1. Michigan Wolverines: Last weekend’s Michigan-Indiana game was supposed to be the game of the year. However, the Michigan-Ohio State game later in the week may have taken the cake. The Wolverines fought off some early adversity in that game and came back to beat the Buckeyes in overtime. Michigan’s remaining schedule isn’t too tough — Indiana still has to come to the Crisler Arena — and the Wolverines should be able to retain the top spot as long as they don’t slip up too much, since the Hoosiers have a much tougher remaining schedule. Biggest concern: Michigan probably has the best backcourt in the country, and while the frontcourt may have been better than we’d anticipated — Jordan Morgan, Glenn Robinson III and now even Mitch McGary have stepped up nicely — but there are still questions as to whether they can compete against top big men. Cody Zeller had a very good game against the Wolverines at Assembly Hall, and Michigan is still unproven at guarding top big men.

2. Indiana Hoosiers: Indiana had the opportunity to grab the No. 1 spot in our power rankings after becoming the No. 1 team in the polls. However, Indiana failed to seize the moment, dropping to Illinois by collapsing in the final minutes Thursday night. It was quite the meltdown for a Hoosiers team that looked like it was in control early, but allowed the Illini to hang in the game for too long until the late run. This likely won’t be the last loss for Indiana, which has a tough schedule from here on out. Biggest concern: The biggest concern here has to be consistency. Indiana has so many weapons that it is perfectly capable of winning on any given night. However, it’s rare that all those weapons play well together — the Michigan game was an exception. The Hoosiers must be more consistent in order to make a run in the NCAA Tournament.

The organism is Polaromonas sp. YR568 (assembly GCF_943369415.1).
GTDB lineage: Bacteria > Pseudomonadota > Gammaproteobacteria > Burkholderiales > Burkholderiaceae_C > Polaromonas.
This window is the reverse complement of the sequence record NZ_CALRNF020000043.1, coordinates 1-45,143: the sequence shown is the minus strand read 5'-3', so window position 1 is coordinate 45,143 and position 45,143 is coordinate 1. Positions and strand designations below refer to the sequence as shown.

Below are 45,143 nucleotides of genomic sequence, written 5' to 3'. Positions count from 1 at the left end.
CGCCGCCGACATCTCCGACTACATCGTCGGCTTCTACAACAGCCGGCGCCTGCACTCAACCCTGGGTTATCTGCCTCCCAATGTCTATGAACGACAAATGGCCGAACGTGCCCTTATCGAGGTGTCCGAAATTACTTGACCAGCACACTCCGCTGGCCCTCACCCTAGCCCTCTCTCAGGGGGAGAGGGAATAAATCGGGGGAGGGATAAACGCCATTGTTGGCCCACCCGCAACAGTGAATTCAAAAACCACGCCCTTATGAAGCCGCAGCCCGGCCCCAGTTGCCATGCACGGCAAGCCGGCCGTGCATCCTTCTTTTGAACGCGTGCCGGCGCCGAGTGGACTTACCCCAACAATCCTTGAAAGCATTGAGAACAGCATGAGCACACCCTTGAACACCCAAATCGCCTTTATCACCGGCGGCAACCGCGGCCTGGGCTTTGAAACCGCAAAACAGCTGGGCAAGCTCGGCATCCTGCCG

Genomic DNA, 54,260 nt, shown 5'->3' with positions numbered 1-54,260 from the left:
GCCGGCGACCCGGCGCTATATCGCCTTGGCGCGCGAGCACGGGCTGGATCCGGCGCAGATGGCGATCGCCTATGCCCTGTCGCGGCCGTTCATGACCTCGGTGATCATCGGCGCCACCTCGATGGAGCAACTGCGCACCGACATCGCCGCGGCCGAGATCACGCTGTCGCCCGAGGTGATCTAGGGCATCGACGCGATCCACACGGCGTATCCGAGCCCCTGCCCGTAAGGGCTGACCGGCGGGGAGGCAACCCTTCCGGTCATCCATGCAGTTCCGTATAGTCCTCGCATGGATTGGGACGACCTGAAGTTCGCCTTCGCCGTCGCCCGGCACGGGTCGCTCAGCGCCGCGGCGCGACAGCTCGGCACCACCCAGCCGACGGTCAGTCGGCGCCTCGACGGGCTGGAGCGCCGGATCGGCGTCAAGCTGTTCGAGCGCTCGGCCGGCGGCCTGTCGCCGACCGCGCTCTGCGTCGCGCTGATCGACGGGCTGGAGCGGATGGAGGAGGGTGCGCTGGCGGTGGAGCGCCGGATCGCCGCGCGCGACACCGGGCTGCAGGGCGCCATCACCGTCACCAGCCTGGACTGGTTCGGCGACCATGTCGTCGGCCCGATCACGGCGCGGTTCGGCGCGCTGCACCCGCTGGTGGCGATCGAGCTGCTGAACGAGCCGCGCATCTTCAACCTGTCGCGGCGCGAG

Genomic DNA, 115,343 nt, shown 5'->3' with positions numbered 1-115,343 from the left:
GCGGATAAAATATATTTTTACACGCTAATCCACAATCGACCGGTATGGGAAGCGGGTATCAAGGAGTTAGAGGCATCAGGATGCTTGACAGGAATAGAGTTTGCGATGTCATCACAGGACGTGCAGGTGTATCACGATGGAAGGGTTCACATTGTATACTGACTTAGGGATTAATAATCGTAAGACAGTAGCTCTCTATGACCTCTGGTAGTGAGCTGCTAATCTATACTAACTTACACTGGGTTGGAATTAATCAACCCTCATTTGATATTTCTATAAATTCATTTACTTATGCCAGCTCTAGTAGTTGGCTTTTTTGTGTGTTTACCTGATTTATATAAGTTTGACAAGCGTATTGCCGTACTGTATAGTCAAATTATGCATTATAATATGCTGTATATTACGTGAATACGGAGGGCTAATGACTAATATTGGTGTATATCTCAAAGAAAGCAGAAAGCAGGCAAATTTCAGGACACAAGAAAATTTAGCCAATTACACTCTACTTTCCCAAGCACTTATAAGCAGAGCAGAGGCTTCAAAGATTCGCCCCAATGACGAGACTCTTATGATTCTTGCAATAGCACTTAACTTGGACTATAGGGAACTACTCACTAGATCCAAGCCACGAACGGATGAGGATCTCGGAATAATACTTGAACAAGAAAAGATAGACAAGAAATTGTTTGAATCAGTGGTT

3. Michigan State: This is a team Tom Izzo and Michigan State fans can be proud of, and one that’s built from the Spartan basketball blueprint. They don’t rebound as well as past Izzo teams, but they’re tough on defense and they have a certain grittiness that’s allowed them to grind their way through this tough Big Ten schedule. When they’re healthy, they can beat anybody. The problem is, they’re never totally healthy. Biggest concern: This is easy — injuries. The Spartans can’t seem to make it through a game without someone getting hurt. Take Wednesday’s win against Minnesota for example. At one point, Adreian Payne, Branden Dawson, Gary Harris and Keith Appling all were visibly hurting and/or had to leave the game. And Travis Trice is already on the sidelined. The Spartans have no depth, but they’re managing to get by … for now.

4. Ohio State Buckeyes: It may not be showing immediately in the standings, but Ohio State is improving. Their game against Michigan, albeit a loss, was full of encouraging signs — most notably, the heavy scoring output and the distribution across the rotation. When the Buckeyes get scoring from players not named Deshaun Thomas, they’re in great shape. Biggest concern: The balance of scoring. It’s been well chronicled that the Buckeyes don’t have many go-to guys beyond Thomas, so if he has an off night, Ohio State is usually in trouble. This team is loaded with talent, but it’s just a matter of these players recognizing their capabilities and turning it on.